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Anxiety while loading horses...

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        05-23-2013, 07:17 PM
      #11
    Green Broke
    I trained my guys to load up themselves. That way I have a straight escape out if they do freak. So I'll flip the lead over their back, tell them "load up" then follow behind to close the divider.

    Then go out and around and clip on the quick release trailer strap


    From the window.

    We NEVER tie them with their leads. Well either loop the leads around their necks or toss them over their backs.

    Then to unload we go reverse order. Unclip the tie, go open the divider and they're trained to back SLOWLY when we cluck or pull their tails
    Sharpie, Corporal and Stan like this.
         
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        05-23-2013, 07:31 PM
      #12
    Weanling
    Mine also turns her head to watch me when I am trying to close the slant. So then she is slightly stuck. Ugh horses.
         
        05-24-2013, 12:00 AM
      #13
    Green Broke
    All 3 of our horses self load. Even the 3 yr old. The problem I've had is getting them to back out. I end up having to go in there with them to get them to back out, because otherwise they will turn around and go out forward. Which is great for some trailers and not for others. My mare almost got stuck in a friend's trailer trying to turn around when there wasn't room to turn around. So now I practice backing her out of every trailer she gets into. And the 3 year old is a BEAR to try to get to back out. Sigh.

    I also have been in the trailer with a horse (my first horse) who hit the end of the rope and panicked while I was up front in the trailer with him. Being in a tiny cubicle with a thrashing horse is scary and you realize you could die in there. Luckily the horse quit thrashing and I was able to get him untied. But you always remember those experiences!
         
        05-24-2013, 12:18 AM
      #14
    Banned
    Quote:
    Originally Posted by SorrelHorse    

    I won't tie a horse in right away, I will shut the divider and then get out and crawl onto the window to tie them from the outside

    I get that you are nervous because you had a bad experience, but I see nothing wrong with what you are doing.

    It's rare I load alone as I am bad at driving with a trailer. But if I am alone, I do a similar thing. I would get horse in, tie, go back do butt bar, put up rear door, then go back in the little escape door and make sure that I tied with enough length and everything is well.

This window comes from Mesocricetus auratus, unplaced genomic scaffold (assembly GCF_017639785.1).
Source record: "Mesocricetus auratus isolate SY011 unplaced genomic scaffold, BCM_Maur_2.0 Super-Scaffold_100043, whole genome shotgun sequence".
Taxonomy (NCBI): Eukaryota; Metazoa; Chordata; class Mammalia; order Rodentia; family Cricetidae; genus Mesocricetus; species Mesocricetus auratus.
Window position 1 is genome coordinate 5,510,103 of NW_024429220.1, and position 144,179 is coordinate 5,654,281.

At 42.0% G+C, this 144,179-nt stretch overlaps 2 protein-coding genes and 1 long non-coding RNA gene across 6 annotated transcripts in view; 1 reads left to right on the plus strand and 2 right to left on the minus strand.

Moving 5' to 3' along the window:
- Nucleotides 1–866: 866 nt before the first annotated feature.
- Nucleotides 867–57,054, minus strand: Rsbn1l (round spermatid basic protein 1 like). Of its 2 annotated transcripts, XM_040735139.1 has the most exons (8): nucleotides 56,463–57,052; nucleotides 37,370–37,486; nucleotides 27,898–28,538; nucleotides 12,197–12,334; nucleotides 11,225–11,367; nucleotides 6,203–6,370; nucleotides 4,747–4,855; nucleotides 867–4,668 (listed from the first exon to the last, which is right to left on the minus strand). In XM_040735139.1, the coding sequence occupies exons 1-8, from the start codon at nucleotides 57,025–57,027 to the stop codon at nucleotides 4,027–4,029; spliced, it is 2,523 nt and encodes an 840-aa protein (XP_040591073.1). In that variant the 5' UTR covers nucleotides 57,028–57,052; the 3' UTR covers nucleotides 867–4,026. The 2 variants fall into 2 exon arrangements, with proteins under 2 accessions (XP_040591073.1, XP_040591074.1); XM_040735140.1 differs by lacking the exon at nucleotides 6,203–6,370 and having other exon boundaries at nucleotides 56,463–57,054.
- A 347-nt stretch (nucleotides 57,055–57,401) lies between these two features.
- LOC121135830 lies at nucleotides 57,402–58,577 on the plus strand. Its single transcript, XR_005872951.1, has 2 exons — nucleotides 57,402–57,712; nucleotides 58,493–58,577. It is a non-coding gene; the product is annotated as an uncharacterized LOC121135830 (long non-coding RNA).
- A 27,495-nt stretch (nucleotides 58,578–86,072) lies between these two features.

The only thing that's different is that you are poking your nose into the trailer rather than actually getting in. So what. No big deal. I think that's fine. Do what you are comfortable with.
    Roadyy likes this.
         
        05-24-2013, 04:01 PM
      #15
    Trained
    Aldebono and OP, I'd like to see you BOTH teach your horses to self- load. But, honestly, horses that trailer WELL are not going to panic in the trailer. When we were new to horse ownership (and Stupid!!) we used to travel with 5 horses in a 4-horse straight load stock. We'd load the 1st two, then the back left, then the back right, and then, "Toma" would load himself in the middle, in the back.

    Toma is the stocky paint, left
    Sometimes he'd bite the necks of the other two horses, but I tied everybody. The POINT is that if you have no slip mats, and pull out and slow down S l o w l y, JUST like the semi's do, your horse will load, travel and unload without any drama.
    Stan likes this.
         
        05-24-2013, 04:13 PM
      #16
    Weanling
    She self loads in a two horse straight load. Really no room to walk them in and we took the divider out so it is easier for them to self load. In my 3 horse slant, there is plenty of room to move around but the opening is a single door (saddle rack behind the other door) and not as inviting. She also hasn't been hauled much and is generally not an easy walk on. Self loading in the slant will be another good life skill to practice.
         
        05-24-2013, 04:25 PM